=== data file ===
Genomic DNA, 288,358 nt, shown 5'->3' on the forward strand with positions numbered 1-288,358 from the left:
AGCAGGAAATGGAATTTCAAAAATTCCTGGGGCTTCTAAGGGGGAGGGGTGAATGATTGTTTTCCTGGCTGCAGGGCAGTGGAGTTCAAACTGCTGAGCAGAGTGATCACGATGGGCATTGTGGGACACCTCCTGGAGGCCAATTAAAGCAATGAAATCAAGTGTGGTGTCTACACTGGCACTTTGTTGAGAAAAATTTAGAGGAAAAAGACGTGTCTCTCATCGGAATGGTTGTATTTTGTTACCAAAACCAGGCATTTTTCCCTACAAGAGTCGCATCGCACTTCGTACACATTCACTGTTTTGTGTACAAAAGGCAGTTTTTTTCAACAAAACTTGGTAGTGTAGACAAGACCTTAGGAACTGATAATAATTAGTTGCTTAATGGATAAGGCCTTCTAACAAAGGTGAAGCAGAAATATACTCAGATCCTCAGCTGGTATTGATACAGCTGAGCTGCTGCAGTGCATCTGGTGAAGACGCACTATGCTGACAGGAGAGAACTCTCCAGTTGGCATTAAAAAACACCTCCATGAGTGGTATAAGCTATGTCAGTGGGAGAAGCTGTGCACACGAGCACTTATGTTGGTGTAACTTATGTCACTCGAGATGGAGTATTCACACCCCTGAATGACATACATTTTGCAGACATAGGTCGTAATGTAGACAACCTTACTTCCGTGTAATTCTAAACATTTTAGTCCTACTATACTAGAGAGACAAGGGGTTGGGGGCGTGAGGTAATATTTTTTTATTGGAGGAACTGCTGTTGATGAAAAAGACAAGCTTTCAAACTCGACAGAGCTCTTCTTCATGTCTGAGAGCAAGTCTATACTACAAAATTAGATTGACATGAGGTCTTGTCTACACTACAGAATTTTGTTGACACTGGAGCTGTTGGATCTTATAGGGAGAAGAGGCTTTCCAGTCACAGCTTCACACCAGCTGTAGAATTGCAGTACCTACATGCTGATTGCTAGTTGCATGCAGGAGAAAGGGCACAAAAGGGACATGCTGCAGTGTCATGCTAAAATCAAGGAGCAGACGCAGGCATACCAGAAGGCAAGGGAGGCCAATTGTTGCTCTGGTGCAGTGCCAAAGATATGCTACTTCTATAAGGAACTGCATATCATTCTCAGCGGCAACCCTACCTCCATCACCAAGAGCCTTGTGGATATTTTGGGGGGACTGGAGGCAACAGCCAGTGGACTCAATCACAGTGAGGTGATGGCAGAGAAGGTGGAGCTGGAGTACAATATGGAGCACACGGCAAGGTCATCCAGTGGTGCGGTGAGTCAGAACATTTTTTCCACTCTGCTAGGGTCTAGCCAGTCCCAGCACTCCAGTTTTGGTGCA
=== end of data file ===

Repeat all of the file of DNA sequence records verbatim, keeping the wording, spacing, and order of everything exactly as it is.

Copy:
Genomic DNA, 288,358 nt, shown 5'->3' on the forward strand with positions numbered 1-288,358 from the left:
AGCAGGAAATGGAATTTCAAAAATTCCTGGGGCTTCTAAGGGGGAGGGGTGAATGATTGTTTTCCTGGCTGCAGGGCAGTGGAGTTCAAACTGCTGAGCAGAGTGATCACGATGGGCATTGTGGGACACCTCCTGGAGGCCAATTAAAGCAATGAAATCAAGTGTGGTGTCTACACTGGCACTTTGTTGAGAAAAATTTAGAGGAAAAAGACGTGTCTCTCATCGGAATGGTTGTATTTTGTTACCAAAACCAGGCATTTTTCCCTACAAGAGTCGCATCGCACTTCGTACACATTCACTGTTTTGTGTACAAAAGGCAGTTTTTTTCAACAAAACTTGGTAGTGTAGACAAGACCTTAGGAACTGATAATAATTAGTTGCTTAATGGATAAGGCCTTCTAACAAAGGTGAAGCAGAAATATACTCAGATCCTCAGCTGGTATTGATACAGCTGAGCTGCTGCAGTGCATCTGGTGAAGACGCACTATGCTGACAGGAGAGAACTCTCCAGTTGGCATTAAAAAACACCTCCATGAGTGGTATAAGCTATGTCAGTGGGAGAAGCTGTGCACACGAGCACTTATGTTGGTGTAACTTATGTCACTCGAGATGGAGTATTCACACCCCTGAATGACATACATTTTGCAGACATAGGTCGTAATGTAGACAACCTTACTTCCGTGTAATTCTAAACATTTTAGTCCTACTATACTAGAGAGACAAGGGGTTGGGGGCGTGAGGTAATATTTTTTTATTGGAGGAACTGCTGTTGATGAAAAAGACAAGCTTTCAAACTCGACAGAGCTCTTCTTCATGTCTGAGAGCAAGTCTATACTACAAAATTAGATTGACATGAGGTCTTGTCTACACTACAGAATTTTGTTGACACTGGAGCTGTTGGATCTTATAGGGAGAAGAGGCTTTCCAGTCACAGCTTCACACCAGCTGTAGAATTGCAGTACCTACATGCTGATTGCTAGTTGCATGCAGGAGAAAGGGCACAAAAGGGACATGCTGCAGTGTCATGCTAAAATCAAGGAGCAGACGCAGGCATACCAGAAGGCAAGGGAGGCCAATTGTTGCTCTGGTGCAGTGCCAAAGATATGCTACTTCTATAAGGAACTGCATATCATTCTCAGCGGCAACCCTACCTCCATCACCAAGAGCCTTGTGGATATTTTGGGGGGACTGGAGGCAACAGCCAGTGGACTCAATCACAGTGAGGTGATGGCAGAGAAGGTGGAGCTGGAGTACAATATGGAGCACACGGCAAGGTCATCCAGTGGTGCGGTGAGTCAGAACATTTTTTCCACTCTGCTAGGGTCTAGCCAGTCCCAGCACTCCAGTTTTGGTGCA